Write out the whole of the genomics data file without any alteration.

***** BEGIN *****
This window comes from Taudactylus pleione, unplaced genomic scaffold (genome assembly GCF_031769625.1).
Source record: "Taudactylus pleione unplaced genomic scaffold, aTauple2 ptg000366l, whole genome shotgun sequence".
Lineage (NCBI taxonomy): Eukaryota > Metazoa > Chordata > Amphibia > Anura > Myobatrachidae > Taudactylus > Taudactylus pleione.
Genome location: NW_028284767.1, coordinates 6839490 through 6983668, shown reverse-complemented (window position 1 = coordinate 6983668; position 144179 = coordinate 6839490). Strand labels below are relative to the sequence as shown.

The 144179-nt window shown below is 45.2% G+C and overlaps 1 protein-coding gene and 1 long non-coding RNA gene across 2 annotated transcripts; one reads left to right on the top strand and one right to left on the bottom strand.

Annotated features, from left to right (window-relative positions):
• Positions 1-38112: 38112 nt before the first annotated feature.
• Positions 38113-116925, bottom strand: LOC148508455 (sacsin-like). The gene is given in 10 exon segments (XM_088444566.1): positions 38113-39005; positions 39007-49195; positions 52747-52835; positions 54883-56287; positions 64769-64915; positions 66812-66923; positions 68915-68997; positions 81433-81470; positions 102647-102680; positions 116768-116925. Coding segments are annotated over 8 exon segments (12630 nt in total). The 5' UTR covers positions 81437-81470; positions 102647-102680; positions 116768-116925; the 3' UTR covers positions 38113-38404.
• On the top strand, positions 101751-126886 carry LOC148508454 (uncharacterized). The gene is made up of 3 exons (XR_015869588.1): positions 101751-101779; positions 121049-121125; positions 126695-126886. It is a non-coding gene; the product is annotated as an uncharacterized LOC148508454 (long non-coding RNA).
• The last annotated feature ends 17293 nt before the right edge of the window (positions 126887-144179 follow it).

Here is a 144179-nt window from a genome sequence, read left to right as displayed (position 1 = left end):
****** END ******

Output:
This window comes from Taudactylus pleione, unplaced genomic scaffold (genome assembly GCF_031769625.1).
Source record: "Taudactylus pleione unplaced genomic scaffold, aTauple2 ptg000366l, whole genome shotgun sequence".
Lineage (NCBI taxonomy): Eukaryota > Metazoa > Chordata > Amphibia > Anura > Myobatrachidae > Taudactylus > Taudactylus pleione.
Genome location: NW_028284767.1, coordinates 6839490 through 6983668, shown reverse-complemented (window position 1 = coordinate 6983668; position 144179 = coordinate 6839490). Strand labels below are relative to the sequence as shown.

The 144179-nt window shown below is 45.2% G+C and overlaps 1 protein-coding gene and 1 long non-coding RNA gene across 2 annotated transcripts; one reads left to right on the top strand and one right to left on the bottom strand.

Annotated features, from left to right (window-relative positions):
• Positions 1-38112: 38112 nt before the first annotated feature.
• Positions 38113-116925, bottom strand: LOC148508455 (sacsin-like). The gene is given in 10 exon segments (XM_088444566.1): positions 38113-39005; positions 39007-49195; positions 52747-52835; positions 54883-56287; positions 64769-64915; positions 66812-66923; positions 68915-68997; positions 81433-81470; positions 102647-102680; positions 116768-116925. Coding segments are annotated over 8 exon segments (12630 nt in total). The 5' UTR covers positions 81437-81470; positions 102647-102680; positions 116768-116925; the 3' UTR covers positions 38113-38404.
• On the top strand, positions 101751-126886 carry LOC148508454 (uncharacterized). The gene is made up of 3 exons (XR_015869588.1): positions 101751-101779; positions 121049-121125; positions 126695-126886. It is a non-coding gene; the product is annotated as an uncharacterized LOC148508454 (long non-coding RNA).
• The last annotated feature ends 17293 nt before the right edge of the window (positions 126887-144179 follow it).

Here is a 144179-nt window from a genome sequence, read left to right as displayed (position 1 = left end):